Biden’s Ad Blitz Is a Sign of Weakness

President Joe Biden/White House photo


By Karl Rove

The presidential election may be more than a year away, but Democrats are spending historically early and lavishly to sway Americans in the battlegrounds states of Arizona, Georgia, Michigan, Nevada, North Carolina, Pennsylvania and Wisconsin.

The first ad buy was a small Democratic National Committee purchase in April in six battleground states and on cable. A $2.5 million buy of Biden digital ads followed later in the month. The Priorities USA PAC began running ads in six states in late April, part of its $75 million commitment to help Joe Biden. In May, the Biden super PAC, Climate Power and Way to Win Action Fund spent more than $20 million in a joint venture emphasizing the president’s plans for green energy jobs, lower drug prices and a middle-class-centered economy.

In August, the Biden campaign began spending $25 million on ads aimed at swing voters in seven battlegrounds, including national cable spots aimed at Hispanic and black voters. Then, in early September, Biden’s super PAC announced it was joining Climate Power in a $13 million ad blitz starting this month.

Supporters say this early advertising is exploiting “an inherent advantage” of Mr. Biden as incumbent by going on the offense while GOP candidates squabble. Maybe. But this looks more like fear of weakness.

Consider how all those tens of millions in ad spending has worked out for Team Biden so far. On April 1, before the ads started, Mr. Biden’s job approval numbers in the RealClearPolitics average were 43.2% approve, 53.9% disapprove. As of Wednesday, they were 41.2% approve, 54.9% disapprove, a net 3-point decline.

The RealClearPolitics average had Mr. Biden and Donald Trump tied April 1 at 43% each. Wednesday, the ballot was Mr. Trump 44.8%, Mr. Biden 44.1%. Worse, an Aug. 31 CNN poll had Nikki Haley at 49% to Mr. Biden’s 43%. Voters are just getting to know her, and she’s already beating the president. Then last Friday a Morning Consult poll showed Mr. Biden trailing Mr. Trump in five of seven states where Democrats ran ads during August. Mr. Biden was ahead only in Nevada and tied in Michigan. Brutal.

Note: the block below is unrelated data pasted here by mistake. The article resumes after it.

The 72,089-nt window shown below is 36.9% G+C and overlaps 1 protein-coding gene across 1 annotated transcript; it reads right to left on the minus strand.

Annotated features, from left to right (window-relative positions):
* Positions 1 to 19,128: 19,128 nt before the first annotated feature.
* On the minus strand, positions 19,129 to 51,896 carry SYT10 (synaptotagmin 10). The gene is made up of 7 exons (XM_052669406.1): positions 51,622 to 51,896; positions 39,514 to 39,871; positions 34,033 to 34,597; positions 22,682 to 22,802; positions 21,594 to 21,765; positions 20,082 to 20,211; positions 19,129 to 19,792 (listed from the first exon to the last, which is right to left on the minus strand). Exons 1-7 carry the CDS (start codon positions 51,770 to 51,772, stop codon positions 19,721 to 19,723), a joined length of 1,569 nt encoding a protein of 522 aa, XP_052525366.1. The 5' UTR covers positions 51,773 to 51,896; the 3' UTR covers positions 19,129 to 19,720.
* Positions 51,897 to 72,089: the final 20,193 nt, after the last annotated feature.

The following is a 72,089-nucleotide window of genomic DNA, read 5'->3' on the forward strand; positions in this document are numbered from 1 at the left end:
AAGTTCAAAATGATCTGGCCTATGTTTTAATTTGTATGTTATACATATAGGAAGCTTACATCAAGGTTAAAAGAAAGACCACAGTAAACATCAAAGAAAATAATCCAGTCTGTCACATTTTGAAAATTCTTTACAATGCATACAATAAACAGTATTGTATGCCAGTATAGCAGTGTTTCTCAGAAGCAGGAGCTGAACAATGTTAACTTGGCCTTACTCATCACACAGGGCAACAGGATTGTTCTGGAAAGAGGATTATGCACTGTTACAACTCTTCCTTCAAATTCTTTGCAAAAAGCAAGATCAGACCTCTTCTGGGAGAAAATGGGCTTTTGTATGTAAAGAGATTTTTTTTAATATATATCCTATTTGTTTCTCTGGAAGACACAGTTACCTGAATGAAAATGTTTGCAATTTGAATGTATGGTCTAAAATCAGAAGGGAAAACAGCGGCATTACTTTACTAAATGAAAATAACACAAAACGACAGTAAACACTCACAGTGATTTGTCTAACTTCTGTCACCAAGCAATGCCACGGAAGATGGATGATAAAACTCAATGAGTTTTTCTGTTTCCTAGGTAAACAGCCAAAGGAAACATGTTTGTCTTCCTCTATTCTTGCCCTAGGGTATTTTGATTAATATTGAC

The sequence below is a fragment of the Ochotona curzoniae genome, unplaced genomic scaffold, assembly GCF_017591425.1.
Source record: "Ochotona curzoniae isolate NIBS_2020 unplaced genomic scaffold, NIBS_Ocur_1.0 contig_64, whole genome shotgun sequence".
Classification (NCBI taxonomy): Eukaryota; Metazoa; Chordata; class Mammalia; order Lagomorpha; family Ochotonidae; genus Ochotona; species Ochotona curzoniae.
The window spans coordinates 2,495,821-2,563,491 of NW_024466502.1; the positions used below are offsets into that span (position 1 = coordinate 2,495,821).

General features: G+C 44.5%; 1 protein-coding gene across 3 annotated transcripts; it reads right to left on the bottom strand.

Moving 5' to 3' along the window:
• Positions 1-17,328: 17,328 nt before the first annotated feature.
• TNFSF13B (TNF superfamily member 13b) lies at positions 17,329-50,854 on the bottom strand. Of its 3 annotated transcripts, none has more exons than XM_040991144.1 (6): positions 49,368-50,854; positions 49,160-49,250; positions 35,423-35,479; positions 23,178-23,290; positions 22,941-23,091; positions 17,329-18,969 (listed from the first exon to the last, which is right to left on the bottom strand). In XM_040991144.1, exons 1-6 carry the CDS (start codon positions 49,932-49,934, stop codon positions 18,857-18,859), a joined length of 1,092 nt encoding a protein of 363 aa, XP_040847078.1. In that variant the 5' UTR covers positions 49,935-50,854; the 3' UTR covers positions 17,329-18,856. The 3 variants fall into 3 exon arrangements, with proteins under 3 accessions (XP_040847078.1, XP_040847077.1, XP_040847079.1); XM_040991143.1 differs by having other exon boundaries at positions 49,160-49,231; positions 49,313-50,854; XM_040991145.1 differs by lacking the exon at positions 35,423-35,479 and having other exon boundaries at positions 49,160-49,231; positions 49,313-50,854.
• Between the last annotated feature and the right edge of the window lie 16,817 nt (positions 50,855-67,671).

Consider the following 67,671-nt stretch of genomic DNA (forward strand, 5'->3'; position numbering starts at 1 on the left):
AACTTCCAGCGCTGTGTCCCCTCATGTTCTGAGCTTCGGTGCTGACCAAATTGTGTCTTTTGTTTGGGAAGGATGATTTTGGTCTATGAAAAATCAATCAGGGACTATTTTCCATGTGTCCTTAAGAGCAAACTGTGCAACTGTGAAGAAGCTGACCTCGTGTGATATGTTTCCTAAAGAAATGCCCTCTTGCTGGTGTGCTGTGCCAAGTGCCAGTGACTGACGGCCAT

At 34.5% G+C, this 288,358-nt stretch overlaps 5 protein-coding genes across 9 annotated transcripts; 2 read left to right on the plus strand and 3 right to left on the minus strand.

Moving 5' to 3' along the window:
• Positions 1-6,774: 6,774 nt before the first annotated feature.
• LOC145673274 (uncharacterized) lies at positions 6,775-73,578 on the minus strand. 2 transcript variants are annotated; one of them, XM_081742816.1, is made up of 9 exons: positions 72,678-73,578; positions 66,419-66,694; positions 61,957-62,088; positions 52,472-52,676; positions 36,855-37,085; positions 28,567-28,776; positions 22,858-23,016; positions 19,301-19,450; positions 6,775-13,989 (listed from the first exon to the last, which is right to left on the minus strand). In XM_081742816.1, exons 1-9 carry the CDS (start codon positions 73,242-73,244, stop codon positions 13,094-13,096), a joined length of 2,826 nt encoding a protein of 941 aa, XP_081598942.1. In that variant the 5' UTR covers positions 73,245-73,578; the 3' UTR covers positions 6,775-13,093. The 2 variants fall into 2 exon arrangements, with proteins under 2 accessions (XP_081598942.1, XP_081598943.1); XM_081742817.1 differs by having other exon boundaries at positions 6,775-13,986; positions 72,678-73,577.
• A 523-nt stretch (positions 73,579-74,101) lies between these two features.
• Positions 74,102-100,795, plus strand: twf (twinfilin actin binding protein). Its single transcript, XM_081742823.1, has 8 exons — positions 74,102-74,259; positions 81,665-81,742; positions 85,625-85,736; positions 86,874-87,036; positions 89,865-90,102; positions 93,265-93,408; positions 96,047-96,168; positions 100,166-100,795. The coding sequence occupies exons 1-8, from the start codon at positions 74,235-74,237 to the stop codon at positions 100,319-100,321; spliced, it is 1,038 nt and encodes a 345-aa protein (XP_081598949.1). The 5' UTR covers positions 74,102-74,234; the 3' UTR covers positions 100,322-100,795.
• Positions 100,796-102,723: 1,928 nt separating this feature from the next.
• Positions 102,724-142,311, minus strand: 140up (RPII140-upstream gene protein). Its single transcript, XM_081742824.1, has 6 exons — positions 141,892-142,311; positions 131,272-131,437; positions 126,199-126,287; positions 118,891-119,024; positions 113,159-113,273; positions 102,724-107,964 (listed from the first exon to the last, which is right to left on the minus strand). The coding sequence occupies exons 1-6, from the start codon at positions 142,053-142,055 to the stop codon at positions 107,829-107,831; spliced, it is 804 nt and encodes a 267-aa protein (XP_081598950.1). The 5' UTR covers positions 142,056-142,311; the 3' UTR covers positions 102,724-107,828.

Maybe Team Biden’s ads didn’t work because events overshadowed them. Maybe swing voters don’t pay attention to advertising until close to the election. Maybe the messages weren’t believable. Maybe they flopped because voters trust Republicans more than Democrats on the economy, national security, crime and immigration. Maybe it’s a bit of all four explanations.

Then again, my hunch is the ads failed and the poll are getting worse principally because we all see Mr. Biden’s increasing frailty. The Aug. 31 CNN survey found only 28% of respondents thought Mr. Biden “inspires confidence,” while 72% believed he didn’t. When asked if Mr. Biden “has the stamina and sharpness to serve effectively as president,” only 26% replied yes while 74% said no. That’s compared with 67% who said no in March and 51% last fall. The core reason Mr. Biden’s numbers aren’t getting better is that no amount of advertising will change public opinion about his fitness for the Oval Office. He won’t get better, only older.

What are the president’s options? One is to go thermonuclear on Mr. Trump, hoping the mother of all negative campaigns beats him. That’s dicey. The former president has held his own in polls while under four indictments. And if the GOP candidate isn’t Mr. Trump, Republicans will have a clear shot at the presidency no matter how far down in the gutter Mr. Biden goes.

Op Ed fist published in the Wall Street Journal.

Karl Rove/Photo courtesy of

Karl Rove served as Senior Advisor to President George W. Bush from 2000–2007 and Deputy Chief of Staff from 2004–2007. At the White House he oversaw the Offices of Strategic Initiatives, Political Affairs, Public Liaison, and Intergovernmental Affairs and was Deputy Chief of Staff for Policy, coordinating the White House policy-making process.

Mr. Rove has been described by respected author and columnist Michael Barone in U.S. News & World Report as “…unique…no Presidential appointee has ever had such a strong influence on politics and policy, and none is likely to do so again anytime soon.” Washington Post columnist David Broder has called Mr. Rove a master political strategist whose “game has always been long term…and he plays it with an intensity and attention to detail that few can match.” Fred Barnes, executive editor of The Weekly Standard, has called Mr. Rove “the greatest political mind of his generation and probably of any generation. He knows history, understands the moods of the public, and is a visionary on matters of public policy.”

Before Mr. Rove became known as “The Architect” of President Bush’s 2000 and 2004 campaigns, he was president of Karl Rove + Company, an Austin-based public affairs firm that worked for Republican candidates, non-partisan causes, and non-profit groups. His clients included over 75 Republican U.S. Senate, Congressional, and gubernatorial candidates in 24 states, as well as the Moderate Party of Sweden.

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